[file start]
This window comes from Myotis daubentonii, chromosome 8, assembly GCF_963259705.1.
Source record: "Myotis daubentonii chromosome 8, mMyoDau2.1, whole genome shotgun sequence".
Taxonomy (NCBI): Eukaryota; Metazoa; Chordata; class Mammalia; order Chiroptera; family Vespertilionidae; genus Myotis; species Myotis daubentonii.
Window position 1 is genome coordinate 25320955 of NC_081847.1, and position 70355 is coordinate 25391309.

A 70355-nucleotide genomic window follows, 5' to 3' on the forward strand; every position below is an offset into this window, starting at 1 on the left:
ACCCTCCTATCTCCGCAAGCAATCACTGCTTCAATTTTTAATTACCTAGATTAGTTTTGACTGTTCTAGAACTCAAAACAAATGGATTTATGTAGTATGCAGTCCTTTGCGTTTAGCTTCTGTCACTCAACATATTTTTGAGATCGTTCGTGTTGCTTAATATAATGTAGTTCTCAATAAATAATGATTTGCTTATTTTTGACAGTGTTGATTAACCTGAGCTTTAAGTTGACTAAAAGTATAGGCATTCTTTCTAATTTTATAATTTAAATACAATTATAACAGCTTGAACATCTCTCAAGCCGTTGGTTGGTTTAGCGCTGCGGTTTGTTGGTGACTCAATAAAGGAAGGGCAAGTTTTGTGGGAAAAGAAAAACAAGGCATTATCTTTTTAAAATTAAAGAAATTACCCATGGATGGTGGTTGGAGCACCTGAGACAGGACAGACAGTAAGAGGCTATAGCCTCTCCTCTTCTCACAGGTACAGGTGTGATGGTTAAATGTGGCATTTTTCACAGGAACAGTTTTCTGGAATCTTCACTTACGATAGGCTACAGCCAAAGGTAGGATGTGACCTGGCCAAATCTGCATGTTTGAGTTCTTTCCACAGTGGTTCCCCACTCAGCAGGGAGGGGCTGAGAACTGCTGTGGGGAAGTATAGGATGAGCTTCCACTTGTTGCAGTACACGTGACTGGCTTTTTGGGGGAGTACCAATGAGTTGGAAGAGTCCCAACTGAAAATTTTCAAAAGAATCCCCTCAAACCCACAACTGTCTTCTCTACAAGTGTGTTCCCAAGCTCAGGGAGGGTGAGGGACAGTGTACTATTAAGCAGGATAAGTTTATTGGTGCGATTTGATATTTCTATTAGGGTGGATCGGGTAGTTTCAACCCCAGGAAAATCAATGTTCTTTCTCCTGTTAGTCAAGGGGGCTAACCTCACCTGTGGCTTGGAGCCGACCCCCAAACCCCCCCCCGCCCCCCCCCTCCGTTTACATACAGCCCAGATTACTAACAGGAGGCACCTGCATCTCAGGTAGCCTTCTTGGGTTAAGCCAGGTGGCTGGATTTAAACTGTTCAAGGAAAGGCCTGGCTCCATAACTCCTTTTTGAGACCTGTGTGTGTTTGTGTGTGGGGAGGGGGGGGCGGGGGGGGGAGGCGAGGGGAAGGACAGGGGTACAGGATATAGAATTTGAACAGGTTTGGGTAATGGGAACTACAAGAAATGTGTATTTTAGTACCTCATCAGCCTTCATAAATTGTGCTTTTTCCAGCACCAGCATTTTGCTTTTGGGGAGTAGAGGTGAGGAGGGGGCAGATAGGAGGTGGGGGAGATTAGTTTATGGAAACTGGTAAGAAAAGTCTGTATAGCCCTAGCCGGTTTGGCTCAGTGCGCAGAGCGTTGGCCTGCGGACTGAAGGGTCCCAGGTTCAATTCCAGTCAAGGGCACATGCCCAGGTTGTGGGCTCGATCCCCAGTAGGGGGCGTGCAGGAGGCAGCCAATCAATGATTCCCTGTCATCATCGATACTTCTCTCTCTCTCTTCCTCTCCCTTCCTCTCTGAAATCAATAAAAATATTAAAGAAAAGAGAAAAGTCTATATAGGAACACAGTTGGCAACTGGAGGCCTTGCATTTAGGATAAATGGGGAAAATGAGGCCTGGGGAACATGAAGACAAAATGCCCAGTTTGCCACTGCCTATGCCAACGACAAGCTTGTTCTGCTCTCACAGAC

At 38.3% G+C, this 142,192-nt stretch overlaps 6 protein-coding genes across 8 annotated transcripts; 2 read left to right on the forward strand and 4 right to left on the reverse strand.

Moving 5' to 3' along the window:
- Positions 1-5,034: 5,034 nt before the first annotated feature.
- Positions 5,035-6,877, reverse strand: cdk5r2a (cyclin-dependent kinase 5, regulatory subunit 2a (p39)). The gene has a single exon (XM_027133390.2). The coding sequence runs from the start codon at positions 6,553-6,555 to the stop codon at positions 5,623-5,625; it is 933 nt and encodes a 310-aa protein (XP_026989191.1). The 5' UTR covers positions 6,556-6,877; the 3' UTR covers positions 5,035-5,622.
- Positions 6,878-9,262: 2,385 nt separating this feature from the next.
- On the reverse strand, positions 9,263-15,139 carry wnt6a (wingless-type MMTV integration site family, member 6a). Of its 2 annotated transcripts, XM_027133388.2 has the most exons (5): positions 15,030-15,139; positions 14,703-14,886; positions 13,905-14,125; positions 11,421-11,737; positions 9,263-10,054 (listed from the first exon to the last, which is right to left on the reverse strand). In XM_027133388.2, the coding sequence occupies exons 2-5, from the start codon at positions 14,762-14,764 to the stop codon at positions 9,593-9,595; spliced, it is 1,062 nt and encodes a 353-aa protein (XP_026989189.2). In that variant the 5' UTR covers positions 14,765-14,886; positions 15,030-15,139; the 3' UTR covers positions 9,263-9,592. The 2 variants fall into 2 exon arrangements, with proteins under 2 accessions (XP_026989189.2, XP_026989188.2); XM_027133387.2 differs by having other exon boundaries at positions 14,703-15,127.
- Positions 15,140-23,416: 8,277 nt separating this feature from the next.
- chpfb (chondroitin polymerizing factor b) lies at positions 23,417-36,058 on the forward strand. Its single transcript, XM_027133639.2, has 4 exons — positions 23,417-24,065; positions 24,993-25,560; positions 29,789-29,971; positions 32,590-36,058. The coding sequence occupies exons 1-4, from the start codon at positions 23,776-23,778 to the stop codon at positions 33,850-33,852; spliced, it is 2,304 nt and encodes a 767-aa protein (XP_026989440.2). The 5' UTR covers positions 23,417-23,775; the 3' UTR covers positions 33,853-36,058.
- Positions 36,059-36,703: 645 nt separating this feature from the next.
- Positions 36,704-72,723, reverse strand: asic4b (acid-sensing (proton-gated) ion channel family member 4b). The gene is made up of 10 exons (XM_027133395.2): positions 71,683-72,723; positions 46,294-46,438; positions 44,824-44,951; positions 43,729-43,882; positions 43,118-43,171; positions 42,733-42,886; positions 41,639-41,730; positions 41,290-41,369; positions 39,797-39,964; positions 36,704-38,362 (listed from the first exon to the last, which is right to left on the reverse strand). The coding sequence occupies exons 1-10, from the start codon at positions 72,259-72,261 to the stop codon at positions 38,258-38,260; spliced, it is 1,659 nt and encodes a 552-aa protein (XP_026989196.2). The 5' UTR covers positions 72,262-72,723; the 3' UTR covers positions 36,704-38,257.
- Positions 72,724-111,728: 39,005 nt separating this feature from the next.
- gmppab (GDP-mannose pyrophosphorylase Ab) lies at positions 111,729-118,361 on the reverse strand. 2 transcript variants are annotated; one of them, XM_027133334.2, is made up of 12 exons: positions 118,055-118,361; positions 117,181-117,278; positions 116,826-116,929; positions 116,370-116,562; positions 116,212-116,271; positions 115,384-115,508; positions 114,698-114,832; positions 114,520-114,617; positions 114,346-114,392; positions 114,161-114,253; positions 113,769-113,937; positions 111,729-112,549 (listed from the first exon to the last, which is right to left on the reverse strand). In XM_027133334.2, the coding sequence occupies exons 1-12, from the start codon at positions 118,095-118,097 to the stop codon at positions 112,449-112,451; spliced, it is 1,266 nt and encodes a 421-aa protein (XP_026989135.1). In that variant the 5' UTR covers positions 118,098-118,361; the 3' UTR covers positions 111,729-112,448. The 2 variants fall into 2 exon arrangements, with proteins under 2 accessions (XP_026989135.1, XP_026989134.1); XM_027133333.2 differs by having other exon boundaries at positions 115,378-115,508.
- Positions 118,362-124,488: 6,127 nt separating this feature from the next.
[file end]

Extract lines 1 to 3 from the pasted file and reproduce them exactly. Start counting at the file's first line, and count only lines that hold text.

This window comes from Myotis daubentonii, chromosome 8, assembly GCF_963259705.1.
Source record: "Myotis daubentonii chromosome 8, mMyoDau2.1, whole genome shotgun sequence".
Taxonomy (NCBI): Eukaryota; Metazoa; Chordata; class Mammalia; order Chiroptera; family Vespertilionidae; genus Myotis; species Myotis daubentonii.